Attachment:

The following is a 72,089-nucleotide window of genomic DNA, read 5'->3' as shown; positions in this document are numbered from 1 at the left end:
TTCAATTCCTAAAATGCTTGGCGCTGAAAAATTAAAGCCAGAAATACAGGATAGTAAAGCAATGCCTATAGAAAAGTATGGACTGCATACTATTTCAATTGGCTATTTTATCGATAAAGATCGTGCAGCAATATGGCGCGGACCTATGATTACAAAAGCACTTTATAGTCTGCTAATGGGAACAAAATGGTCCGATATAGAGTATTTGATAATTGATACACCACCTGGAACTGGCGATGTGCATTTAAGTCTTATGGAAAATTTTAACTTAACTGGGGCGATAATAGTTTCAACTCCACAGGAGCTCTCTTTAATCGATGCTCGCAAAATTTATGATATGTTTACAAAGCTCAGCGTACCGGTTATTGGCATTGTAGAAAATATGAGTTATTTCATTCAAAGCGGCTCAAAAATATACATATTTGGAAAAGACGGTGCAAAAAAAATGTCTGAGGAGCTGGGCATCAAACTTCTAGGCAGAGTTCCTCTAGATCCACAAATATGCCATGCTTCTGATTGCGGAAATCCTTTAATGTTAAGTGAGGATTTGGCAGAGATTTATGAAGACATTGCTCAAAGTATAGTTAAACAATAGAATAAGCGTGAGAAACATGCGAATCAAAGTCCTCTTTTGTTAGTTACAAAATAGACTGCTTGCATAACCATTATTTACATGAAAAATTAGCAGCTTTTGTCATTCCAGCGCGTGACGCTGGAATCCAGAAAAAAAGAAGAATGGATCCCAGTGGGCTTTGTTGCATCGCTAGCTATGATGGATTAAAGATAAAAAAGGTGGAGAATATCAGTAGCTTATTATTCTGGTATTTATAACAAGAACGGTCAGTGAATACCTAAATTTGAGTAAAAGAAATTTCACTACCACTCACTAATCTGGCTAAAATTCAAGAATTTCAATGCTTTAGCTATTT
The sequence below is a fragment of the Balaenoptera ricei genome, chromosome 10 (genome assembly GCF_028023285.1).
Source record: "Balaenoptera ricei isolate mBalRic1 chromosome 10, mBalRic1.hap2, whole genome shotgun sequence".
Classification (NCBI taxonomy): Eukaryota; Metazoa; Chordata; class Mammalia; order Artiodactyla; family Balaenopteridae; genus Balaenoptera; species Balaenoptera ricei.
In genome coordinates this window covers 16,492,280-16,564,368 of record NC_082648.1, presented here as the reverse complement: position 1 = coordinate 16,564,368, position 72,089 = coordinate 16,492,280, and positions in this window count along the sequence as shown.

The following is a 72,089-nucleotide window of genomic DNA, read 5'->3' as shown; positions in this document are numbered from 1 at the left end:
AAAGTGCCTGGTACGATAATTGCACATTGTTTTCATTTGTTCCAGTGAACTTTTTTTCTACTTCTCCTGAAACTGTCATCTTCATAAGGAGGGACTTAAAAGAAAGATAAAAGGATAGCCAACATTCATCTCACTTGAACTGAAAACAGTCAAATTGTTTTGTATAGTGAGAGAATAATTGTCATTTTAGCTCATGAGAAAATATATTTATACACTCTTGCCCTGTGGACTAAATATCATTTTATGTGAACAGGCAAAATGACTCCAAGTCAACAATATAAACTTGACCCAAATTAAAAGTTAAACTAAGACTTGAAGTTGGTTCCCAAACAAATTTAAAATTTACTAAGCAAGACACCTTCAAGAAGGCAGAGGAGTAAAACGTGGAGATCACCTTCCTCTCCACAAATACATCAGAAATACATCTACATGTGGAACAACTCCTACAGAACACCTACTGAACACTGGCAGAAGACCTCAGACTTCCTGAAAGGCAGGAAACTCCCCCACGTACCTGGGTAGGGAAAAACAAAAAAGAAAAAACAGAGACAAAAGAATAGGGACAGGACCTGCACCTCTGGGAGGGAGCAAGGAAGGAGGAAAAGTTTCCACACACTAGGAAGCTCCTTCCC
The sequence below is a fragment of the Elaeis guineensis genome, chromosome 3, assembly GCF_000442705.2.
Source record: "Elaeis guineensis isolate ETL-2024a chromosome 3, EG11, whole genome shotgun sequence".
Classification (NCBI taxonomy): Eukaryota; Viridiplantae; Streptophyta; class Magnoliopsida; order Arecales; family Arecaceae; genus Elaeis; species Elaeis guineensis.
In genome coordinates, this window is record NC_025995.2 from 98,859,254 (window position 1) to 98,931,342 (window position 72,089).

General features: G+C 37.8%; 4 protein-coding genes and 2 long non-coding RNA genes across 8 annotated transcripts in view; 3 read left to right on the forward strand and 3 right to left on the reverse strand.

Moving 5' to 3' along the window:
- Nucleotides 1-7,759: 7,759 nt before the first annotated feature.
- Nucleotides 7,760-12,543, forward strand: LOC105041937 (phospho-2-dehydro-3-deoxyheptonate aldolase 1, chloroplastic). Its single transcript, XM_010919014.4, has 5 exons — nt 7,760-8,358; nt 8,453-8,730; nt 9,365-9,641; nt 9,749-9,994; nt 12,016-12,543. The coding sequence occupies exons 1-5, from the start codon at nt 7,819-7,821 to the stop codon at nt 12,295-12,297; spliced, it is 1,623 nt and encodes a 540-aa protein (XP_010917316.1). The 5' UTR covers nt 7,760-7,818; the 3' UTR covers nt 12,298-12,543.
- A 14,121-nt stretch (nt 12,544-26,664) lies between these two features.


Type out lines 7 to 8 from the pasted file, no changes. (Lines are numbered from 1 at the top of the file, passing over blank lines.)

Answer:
The following is a 72,089-nucleotide window of genomic DNA, read 5'->3' as shown; positions in this document are numbered from 1 at the left end:
AAAGTGCCTGGTACGATAATTGCACATTGTTTTCATTTGTTCCAGTGAACTTTTTTTCTACTTCTCCTGAAACTGTCATCTTCATAAGGAGGGACTTAAAAGAAAGATAAAAGGATAGCCAACATTCATCTCACTTGAACTGAAAACAGTCAAATTGTTTTGTATAGTGAGAGAATAATTGTCATTTTAGCTCATGAGAAAATATATTTATACACTCTTGCCCTGTGGACTAAATATCATTTTATGTGAACAGGCAAAATGACTCCAAGTCAACAATATAAACTTGACCCAAATTAAAAGTTAAACTAAGACTTGAAGTTGGTTCCCAAACAAATTTAAAATTTACTAAGCAAGACACCTTCAAGAAGGCAGAGGAGTAAAACGTGGAGATCACCTTCCTCTCCACAAATACATCAGAAATACATCTACATGTGGAACAACTCCTACAGAACACCTACTGAACACTGGCAGAAGACCTCAGACTTCCTGAAAGGCAGGAAACTCCCCCACGTACCTGGGTAGGGAAAAACAAAAAAGAAAAAACAGAGACAAAAGAATAGGGACAGGACCTGCACCTCTGGGAGGGAGCAAGGAAGGAGGAAAAGTTTCCACACACTAGGAAGCTCCTTCCC